On 30 November 2017, the Council and the European Parliament separately approved the deal reached on 18 November 2017 in the conciliation committee on the 2018 budget. The EU budget for 2018 is therefore adopted.
“The European Parliament and the Council share the same two main priorities for the financial year 2018: to tackle migration and security, and to boost innovation, growth and employment in Europe. I am convinced that we have achieved a good and balanced result, allowing the Union to act and to react to the various needs.”
Märt Kivine, deputy finance minister of Estonia and chief Council negotiator for the 2018 EU budget
More payments for current programmes
The 2018 EU budget is set at €160.1 billion in commitments. This is an increase of 0.2% compared to the 2017 EU budget as amended over the past months. A margin of €1.6 billion is left under the expenditure ceilings of the multiannual financial framework for 2014-2020, allowing the EU to react to unforeseen needs.
Total payments amount to €144.7 billion, rising 14.1% from 2017. Payments increase significantly because the implementation of the 2014-2020 programmes is expected to reach full speed in 2018.
Strong support for key priorities
The Council continues to attach particular importance to investment in competitiveness, jobs and growth, while focusing on areas that deliver EU added value. This is reflected in reinforcements to several programmes under Sub-heading 1a (Smart and inclusive growth). The 2018 budget allocates €11.2 billion for the EU’s research and innovation programme Horizon 2020 which is an increase of 8.4% compared to the 2017 EU budget. The Connecting Europe Facility receives €2.7 billion, 7.9% more compared to 2017, to finance projects in the fields of transport, energy, and information and communication technology. Additional funds are also provided for the COSME programme in support of SMEs (€354 million in total, +1.4%).
Support for young people remains another key priority. Allocations for the Erasmus+ programme are increased by 12.1% to €2.3 billion. The Youth Employment Initiative (YEI) has received €350 million to help improve the possibilities for young people of getting a job. During the budget negotiations the EU institutions also stressed the need to speed up the implementation of YEI. The creation of the new European Solidarity Corps, which provides opportunities for young people to volunteer or work in projects that benefit communities across Europe, is also reflected in the budget.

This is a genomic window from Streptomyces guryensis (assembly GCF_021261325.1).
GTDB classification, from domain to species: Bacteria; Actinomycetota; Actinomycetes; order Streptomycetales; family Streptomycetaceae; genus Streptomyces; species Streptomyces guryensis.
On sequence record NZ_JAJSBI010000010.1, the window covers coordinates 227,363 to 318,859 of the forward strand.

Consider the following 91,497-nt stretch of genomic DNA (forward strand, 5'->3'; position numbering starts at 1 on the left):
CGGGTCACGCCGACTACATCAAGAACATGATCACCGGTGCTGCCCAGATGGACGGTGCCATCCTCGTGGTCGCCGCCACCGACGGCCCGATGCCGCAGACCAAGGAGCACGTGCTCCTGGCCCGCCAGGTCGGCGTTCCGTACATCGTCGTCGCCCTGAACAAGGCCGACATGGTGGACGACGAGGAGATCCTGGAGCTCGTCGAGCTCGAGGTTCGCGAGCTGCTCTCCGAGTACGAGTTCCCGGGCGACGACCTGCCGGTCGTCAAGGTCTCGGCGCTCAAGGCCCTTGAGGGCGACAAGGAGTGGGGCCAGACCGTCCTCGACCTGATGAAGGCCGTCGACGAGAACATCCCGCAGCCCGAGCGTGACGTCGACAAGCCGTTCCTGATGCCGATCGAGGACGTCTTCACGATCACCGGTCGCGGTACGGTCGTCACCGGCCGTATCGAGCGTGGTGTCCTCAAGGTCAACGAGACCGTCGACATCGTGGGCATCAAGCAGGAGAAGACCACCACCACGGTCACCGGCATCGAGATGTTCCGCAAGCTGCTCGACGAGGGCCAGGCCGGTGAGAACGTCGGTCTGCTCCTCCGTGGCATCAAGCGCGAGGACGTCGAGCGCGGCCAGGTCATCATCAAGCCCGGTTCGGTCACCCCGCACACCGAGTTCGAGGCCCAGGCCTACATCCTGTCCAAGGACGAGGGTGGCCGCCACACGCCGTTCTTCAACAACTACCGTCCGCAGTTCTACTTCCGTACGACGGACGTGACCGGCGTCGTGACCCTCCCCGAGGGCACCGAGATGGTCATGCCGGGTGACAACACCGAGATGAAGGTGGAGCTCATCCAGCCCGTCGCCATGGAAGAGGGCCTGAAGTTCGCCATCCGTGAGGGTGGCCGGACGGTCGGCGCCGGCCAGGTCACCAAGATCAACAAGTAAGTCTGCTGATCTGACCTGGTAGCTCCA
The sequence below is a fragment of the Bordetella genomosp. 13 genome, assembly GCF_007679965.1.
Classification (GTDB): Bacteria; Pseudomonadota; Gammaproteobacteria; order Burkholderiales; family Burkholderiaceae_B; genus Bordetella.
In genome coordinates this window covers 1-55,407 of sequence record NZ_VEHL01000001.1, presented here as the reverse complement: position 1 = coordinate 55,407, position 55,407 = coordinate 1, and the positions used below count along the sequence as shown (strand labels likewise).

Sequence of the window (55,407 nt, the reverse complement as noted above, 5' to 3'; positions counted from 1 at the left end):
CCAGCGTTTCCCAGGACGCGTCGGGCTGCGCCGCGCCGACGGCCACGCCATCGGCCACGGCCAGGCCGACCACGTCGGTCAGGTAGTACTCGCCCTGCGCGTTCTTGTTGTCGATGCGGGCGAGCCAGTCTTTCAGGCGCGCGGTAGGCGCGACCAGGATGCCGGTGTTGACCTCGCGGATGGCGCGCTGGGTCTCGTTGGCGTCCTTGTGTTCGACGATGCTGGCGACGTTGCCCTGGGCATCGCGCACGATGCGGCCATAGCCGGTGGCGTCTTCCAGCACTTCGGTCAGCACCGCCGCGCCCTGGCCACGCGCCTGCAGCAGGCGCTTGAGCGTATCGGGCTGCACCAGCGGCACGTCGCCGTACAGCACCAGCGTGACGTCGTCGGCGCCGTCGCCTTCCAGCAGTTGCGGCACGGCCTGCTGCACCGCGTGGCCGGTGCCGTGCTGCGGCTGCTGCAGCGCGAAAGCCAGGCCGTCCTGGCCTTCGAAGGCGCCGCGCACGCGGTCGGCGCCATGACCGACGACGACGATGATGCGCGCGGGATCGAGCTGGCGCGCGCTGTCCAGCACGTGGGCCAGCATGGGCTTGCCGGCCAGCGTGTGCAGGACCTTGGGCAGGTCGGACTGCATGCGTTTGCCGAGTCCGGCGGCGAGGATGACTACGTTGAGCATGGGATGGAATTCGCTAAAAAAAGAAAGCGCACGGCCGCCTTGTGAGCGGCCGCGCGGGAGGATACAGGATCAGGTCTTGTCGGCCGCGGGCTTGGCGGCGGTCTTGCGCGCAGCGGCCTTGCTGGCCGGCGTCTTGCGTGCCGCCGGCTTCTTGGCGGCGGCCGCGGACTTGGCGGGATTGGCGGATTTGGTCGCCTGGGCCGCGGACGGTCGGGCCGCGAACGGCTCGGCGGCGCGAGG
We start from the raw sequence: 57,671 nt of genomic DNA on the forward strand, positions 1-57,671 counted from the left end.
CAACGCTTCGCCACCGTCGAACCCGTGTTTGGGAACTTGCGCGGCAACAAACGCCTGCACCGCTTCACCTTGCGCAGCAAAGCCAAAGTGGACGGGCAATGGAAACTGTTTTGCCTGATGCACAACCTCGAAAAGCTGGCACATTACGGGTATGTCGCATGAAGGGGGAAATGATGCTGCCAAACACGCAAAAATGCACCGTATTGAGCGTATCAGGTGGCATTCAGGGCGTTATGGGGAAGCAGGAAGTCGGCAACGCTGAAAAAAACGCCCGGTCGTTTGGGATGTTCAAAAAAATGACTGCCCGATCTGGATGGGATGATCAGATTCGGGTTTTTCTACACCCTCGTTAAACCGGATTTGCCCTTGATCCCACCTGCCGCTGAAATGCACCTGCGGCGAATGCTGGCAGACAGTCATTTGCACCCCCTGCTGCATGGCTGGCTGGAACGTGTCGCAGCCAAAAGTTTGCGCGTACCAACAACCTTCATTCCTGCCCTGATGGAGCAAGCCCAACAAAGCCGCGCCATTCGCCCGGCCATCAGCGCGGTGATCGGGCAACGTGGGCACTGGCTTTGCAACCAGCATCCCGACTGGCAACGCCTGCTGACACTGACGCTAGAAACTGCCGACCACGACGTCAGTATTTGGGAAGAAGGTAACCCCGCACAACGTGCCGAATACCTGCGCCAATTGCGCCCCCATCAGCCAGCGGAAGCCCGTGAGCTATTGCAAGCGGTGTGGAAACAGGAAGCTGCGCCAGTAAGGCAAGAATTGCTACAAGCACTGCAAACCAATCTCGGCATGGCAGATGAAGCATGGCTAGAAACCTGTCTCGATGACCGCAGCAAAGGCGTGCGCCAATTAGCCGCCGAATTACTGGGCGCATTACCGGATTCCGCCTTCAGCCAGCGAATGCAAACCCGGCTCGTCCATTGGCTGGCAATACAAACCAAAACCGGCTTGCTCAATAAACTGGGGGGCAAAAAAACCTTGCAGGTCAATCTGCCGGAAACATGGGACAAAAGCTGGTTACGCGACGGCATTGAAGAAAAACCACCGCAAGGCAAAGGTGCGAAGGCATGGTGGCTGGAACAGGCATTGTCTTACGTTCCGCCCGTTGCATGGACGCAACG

To better tackle migration and security related challenges, agencies in the field of security and citizenship will receive €940 million, 8.9% more than in 2017. The additional support is mainly aimed at strengthening Europol, Eurojust and the European Asylum Support Office.
More money is also made available for environmental and climate action under the LIFE programme, which receives €523 million, 5.9% more than in 2017.
Pre-accession funds cut for Turkey
In view of the situation in Turkey as regards democracy, rule of law, human rights and press freedom, its pre-accession funds have been cut by €105 million compared to the Commission’s initial proposal, with a further €70 million held in reserve until the country makes “measurable sufficient improvements” in these fields.
The 2018 EU budget also strengthens the strategic communication capacity of the European External Action Service, which receives €0.8 million to be able to step up the fight against disinformation.
Headings 2018 EU budget (in € million)
- Smart and inclusive growth 77,534 66,624
– 1a. Competitiveness for growth and jobs 22,001 20,097
– 1b. Economic, social and territorial cohesion 55,532 46,527
- Sustainable growth: natural resources 59,285 56,084
- Security and citizenship 3,493 2,981
- Global Europe 9,569 8,906
- Administration 9,666 9,666
Special instruments 0,567 0,420
TOTAL 160,114 144,681
2017 budget: adjustments adopted
On 27 November 2017, the Council also approved the Commission’s proposal to update the figures for the 2017 budget by decreasing the planned commitments and payments by €61 million and €7.7 billion respectively. The EP formally adopted the proposal on 30 November 2017.